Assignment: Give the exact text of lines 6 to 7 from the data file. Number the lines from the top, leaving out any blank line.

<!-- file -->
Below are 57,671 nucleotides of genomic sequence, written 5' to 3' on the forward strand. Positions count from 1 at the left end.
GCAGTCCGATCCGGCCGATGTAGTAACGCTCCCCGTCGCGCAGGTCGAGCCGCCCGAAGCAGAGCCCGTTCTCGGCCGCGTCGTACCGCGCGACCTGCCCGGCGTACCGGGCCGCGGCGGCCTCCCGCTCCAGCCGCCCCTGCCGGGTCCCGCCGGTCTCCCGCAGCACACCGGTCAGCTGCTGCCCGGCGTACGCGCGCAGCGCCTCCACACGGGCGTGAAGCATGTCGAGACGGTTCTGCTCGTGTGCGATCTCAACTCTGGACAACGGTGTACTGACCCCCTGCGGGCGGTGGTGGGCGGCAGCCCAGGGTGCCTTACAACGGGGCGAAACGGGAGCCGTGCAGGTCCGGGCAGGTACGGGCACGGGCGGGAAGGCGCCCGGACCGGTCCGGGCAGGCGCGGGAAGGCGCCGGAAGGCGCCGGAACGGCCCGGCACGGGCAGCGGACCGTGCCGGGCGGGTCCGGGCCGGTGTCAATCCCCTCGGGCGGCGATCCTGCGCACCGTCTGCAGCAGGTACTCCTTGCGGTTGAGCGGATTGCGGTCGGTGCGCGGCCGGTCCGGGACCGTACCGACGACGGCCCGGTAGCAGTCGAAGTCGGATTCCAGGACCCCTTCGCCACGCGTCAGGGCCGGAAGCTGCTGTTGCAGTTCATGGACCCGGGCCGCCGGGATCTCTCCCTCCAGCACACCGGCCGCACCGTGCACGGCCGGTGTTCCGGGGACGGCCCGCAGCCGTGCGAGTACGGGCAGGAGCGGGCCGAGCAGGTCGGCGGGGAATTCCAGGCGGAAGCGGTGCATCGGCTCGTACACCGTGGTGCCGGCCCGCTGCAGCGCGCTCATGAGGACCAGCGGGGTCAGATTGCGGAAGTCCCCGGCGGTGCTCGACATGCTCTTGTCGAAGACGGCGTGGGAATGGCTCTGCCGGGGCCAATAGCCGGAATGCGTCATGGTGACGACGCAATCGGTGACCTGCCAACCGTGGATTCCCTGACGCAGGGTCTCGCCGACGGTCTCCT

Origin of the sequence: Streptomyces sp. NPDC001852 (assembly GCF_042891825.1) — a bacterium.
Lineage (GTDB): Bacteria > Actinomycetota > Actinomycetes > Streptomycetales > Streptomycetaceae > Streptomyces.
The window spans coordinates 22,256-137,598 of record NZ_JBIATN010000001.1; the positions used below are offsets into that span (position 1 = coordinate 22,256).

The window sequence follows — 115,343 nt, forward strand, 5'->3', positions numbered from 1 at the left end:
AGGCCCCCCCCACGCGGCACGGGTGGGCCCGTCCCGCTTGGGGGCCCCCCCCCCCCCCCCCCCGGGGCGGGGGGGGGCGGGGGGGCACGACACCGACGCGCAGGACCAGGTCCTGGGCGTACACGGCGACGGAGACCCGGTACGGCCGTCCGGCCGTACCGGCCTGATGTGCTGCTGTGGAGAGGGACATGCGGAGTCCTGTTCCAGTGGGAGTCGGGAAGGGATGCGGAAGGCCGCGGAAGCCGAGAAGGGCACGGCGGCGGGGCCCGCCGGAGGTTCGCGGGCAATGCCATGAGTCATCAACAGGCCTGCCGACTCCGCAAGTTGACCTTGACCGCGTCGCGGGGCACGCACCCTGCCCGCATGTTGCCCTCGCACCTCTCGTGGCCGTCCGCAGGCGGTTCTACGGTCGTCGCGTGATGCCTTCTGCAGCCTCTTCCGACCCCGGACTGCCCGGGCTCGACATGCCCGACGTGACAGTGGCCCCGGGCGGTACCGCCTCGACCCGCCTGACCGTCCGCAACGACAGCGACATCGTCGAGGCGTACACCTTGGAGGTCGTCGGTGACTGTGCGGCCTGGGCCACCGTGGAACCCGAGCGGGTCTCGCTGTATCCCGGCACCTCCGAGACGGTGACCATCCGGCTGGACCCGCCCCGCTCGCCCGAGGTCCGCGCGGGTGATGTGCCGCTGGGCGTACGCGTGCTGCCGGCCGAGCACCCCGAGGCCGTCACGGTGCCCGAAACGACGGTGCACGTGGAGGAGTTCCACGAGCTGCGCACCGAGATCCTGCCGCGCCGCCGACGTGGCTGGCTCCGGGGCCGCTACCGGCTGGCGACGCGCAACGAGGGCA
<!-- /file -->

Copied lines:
The window sequence follows — 115,343 nt, forward strand, 5'->3', positions numbered from 1 at the left end:
AGGCCCCCCCCACGCGGCACGGGTGGGCCCGTCCCGCTTGGGGGCCCCCCCCCCCCCCCCCCCGGGGCGGGGGGGGGCGGGGGGGCACGACACCGACGCGCAGGACCAGGTCCTGGGCGTACACGGCGACGGAGACCCGGTACGGCCGTCCGGCCGTACCGGCCTGATGTGCTGCTGTGGAGAGGGACATGCGGAGTCCTGTTCCAGTGGGAGTCGGGAAGGGATGCGGAAGGCCGCGGAAGCCGAGAAGGGCACGGCGGCGGGGCCCGCCGGAGGTTCGCGGGCAATGCCATGAGTCATCAACAGGCCTGCCGACTCCGCAAGTTGACCTTGACCGCGTCGCGGGGCACGCACCCTGCCCGCATGTTGCCCTCGCACCTCTCGTGGCCGTCCGCAGGCGGTTCTACGGTCGTCGCGTGATGCCTTCTGCAGCCTCTTCCGACCCCGGACTGCCCGGGCTCGACATGCCCGACGTGACAGTGGCCCCGGGCGGTACCGCCTCGACCCGCCTGACCGTCCGCAACGACAGCGACATCGTCGAGGCGTACACCTTGGAGGTCGTCGGTGACTGTGCGGCCTGGGCCACCGTGGAACCCGAGCGGGTCTCGCTGTATCCCGGCACCTCCGAGACGGTGACCATCCGGCTGGACCCGCCCCGCTCGCCCGAGGTCCGCGCGGGTGATGTGCCGCTGGGCGTACGCGTGCTGCCGGCCGAGCACCCCGAGGCCGTCACGGTGCCCGAAACGACGGTGCACGTGGAGGAGTTCCACGAGCTGCGCACCGAGATCCTGCCGCGCCGCCGACGTGGCTGGCTCCGGGGCCGCTACCGGCTGGCGACGCGCAACGAGGGCA